- As baby’s skin is still under-developed, the sweating mechanism is not present. Therefore it is important to assist the skin in its thermoregulatory function.
- For thermoregulation, the srotas (minor channels of the skin) need to be massaged, detoxified and cleaned well every day.
- The massage of the skin every day helps deep cleanse the srotas.
- Snana (bath) that follows should be done using a mixture of grains, lentils and Ayurvedic herbs. This mixture has the capacity to gently massage the srotas, and remove toxins along with excess oil. When the srotas are active and clean, they can do the job of thermo regulation properly.
- As per Ayurveda (unless you live in a very cold climate), the srotas should not be masked or covered after a bath with any moisturising substance. This brings down their activity. This is why Taila abhyanga (oil massage) is done in Ayurveda before the Snana.
- As baby’s skin is still under-developed, the sebaceous glands are not fully formed. Therefore there is a smaller production of natural oils to coat the skin. In adult skin, the natural sebum also forms the skin’s barrier function. So in the absence of this, the baby’s skin has to be assisted through application of naturally acidic, herb infused vegetable oils.
- Oil application of the skin has a twofold effect: the herb infused vegetable oil is able to penetrate the skin easily and nourish it, ensuring baby’s skin does not go dry.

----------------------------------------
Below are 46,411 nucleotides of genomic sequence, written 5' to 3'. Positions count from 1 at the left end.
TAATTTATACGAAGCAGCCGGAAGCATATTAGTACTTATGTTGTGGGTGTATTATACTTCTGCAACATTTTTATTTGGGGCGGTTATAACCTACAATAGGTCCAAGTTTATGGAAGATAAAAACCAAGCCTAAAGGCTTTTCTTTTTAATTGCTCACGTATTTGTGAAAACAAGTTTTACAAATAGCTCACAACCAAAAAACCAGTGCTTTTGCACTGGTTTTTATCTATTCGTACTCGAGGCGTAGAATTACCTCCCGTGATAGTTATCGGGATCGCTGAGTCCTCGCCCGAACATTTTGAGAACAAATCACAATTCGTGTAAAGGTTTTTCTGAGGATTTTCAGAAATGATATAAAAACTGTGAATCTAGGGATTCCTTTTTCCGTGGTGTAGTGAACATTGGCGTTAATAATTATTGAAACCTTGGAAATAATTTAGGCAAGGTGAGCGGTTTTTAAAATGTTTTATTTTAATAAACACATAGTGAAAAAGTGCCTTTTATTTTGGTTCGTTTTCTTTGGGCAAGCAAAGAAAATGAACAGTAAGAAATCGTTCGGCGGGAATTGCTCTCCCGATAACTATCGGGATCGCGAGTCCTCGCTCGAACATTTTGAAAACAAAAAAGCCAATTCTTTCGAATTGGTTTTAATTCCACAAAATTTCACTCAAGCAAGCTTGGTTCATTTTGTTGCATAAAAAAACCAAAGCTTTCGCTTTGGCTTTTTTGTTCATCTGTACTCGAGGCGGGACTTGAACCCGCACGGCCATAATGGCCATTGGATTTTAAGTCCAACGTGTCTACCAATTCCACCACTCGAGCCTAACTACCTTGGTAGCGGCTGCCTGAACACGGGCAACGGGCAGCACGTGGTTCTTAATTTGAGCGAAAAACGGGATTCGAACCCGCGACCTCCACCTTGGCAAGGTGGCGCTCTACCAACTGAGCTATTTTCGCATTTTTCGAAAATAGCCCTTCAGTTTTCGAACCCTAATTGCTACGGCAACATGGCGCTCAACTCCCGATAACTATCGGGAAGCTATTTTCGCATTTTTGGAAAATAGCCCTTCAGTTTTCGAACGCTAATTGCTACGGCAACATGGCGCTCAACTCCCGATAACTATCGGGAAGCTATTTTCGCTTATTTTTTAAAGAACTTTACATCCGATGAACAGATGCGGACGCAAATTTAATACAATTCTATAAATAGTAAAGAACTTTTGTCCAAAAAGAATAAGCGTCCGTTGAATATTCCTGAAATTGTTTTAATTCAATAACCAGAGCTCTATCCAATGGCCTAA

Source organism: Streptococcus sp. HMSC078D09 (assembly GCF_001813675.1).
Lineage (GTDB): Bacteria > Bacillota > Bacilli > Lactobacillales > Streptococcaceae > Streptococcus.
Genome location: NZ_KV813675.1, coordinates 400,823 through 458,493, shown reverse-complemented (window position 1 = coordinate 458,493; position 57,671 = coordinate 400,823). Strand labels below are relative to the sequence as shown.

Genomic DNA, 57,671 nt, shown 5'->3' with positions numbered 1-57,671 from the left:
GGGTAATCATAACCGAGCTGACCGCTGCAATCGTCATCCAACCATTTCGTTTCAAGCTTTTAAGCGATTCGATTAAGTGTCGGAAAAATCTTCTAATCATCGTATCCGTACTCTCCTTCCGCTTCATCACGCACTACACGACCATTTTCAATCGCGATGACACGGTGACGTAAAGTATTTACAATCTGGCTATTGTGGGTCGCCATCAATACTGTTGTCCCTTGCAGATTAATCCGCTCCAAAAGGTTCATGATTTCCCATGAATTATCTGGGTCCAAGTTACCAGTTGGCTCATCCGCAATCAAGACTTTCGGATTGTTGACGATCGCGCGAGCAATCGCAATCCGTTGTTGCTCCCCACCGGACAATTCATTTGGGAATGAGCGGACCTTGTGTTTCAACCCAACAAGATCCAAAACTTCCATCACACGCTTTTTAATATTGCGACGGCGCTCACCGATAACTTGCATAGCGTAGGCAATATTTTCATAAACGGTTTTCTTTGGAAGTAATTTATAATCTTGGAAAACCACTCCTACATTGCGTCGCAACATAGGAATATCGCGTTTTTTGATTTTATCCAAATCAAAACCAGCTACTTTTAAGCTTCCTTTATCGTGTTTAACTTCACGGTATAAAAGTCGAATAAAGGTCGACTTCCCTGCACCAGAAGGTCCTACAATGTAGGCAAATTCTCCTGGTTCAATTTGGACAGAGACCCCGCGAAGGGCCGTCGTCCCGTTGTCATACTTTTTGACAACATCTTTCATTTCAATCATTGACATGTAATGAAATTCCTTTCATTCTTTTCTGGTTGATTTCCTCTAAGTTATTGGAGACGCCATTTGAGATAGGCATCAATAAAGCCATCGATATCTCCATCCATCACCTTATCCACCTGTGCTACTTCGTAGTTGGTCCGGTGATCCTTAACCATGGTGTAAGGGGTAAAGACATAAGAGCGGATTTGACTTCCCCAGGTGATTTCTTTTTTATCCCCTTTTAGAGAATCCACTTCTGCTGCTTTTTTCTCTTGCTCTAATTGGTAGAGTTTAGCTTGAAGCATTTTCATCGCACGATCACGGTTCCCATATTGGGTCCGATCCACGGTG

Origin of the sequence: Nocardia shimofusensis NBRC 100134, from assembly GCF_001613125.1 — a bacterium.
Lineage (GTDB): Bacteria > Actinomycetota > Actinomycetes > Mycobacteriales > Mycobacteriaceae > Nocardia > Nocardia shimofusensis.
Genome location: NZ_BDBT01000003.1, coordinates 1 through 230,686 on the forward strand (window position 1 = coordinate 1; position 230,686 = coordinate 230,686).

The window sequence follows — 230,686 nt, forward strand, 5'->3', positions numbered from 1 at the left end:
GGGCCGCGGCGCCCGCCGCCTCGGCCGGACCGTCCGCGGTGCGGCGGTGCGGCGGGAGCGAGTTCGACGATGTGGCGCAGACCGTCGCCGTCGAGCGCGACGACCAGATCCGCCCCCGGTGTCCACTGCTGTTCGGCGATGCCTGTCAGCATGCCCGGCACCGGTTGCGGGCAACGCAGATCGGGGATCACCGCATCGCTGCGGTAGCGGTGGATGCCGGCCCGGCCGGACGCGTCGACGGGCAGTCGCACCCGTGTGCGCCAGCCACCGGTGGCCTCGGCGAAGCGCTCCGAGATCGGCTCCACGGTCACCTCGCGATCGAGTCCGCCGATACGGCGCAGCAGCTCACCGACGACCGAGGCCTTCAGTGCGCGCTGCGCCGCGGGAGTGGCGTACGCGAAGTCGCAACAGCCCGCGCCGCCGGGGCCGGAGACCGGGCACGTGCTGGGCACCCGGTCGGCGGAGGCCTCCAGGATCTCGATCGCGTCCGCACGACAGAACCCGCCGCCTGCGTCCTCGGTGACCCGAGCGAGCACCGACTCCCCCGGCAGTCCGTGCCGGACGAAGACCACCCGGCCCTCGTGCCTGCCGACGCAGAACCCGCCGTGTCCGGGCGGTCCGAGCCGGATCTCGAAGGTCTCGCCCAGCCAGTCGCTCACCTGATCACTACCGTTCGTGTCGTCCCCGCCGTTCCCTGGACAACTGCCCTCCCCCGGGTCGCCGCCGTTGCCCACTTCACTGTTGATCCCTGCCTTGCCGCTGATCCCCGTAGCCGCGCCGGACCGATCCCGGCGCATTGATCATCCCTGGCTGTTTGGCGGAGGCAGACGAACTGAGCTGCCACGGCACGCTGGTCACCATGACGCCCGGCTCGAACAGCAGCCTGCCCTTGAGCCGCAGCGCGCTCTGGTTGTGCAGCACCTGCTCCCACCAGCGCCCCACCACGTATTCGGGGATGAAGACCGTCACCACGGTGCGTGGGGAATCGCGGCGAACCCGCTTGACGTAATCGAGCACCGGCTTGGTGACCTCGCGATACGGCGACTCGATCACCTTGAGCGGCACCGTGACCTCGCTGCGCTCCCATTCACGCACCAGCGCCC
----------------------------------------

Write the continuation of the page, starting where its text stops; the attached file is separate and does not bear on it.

- It also has the ability to work with the skin to boost its barrier function. This increases the baby’s immune response and improves the body’s ability to protect itself from harmful micro organisms.
- Krya recommends daily oil massage of the baby 15 minutes before the bath to boost the skin’s natural oils and improve skin’s barrier function.
- Because of the unformed nature of baby’s skin, infants are very sensitive to temperature and changes in humidity. Because of their growing nature and diet which is high in liquids, they are prone to kapha dosha imbalances. Hence Ayurveda suggests the following:
- Keep infants well covered and slightly warmer than you would keep yourself
- Protect all vata based organs like skin, feet and ears, especially when taking baby out in the open.
- Babies must be bathed in warm, and not hot water. Check the temperature before bathing baby.
- Baby’s nursery should be kept slightly warm, and draughts of wind must not be allowed inside. Fumigation with rakshoghna herbs atleast once a day, especially in late evenings is advised to keep infection at bay.
- Special Snana water: to keep infection at bay, Ayurveda advises that we add special herbs to the baby’s bath or Snana water. A simple herbal decoction can be made at home using either Neem or Tulsi leaf. Neem leaves is used when the weather is hot and Tulsi leaves when the weather is cold. The leaves can be added in the following manner:
- Mild decoction: Boil 4 – 5 Neem / tulsi leaves in 1 glass of clean water. Boil until the water reduces in half. Strain and add to baby’s bath water. Ensure the temperature of the water is suitable for baby’s skin before bathing her.
- The same decoction can also be done with dried Neem leaf or Dried Tulsi leaf powder. In this case, boil the decoction until it reaches ¾ the original volume, strain and use.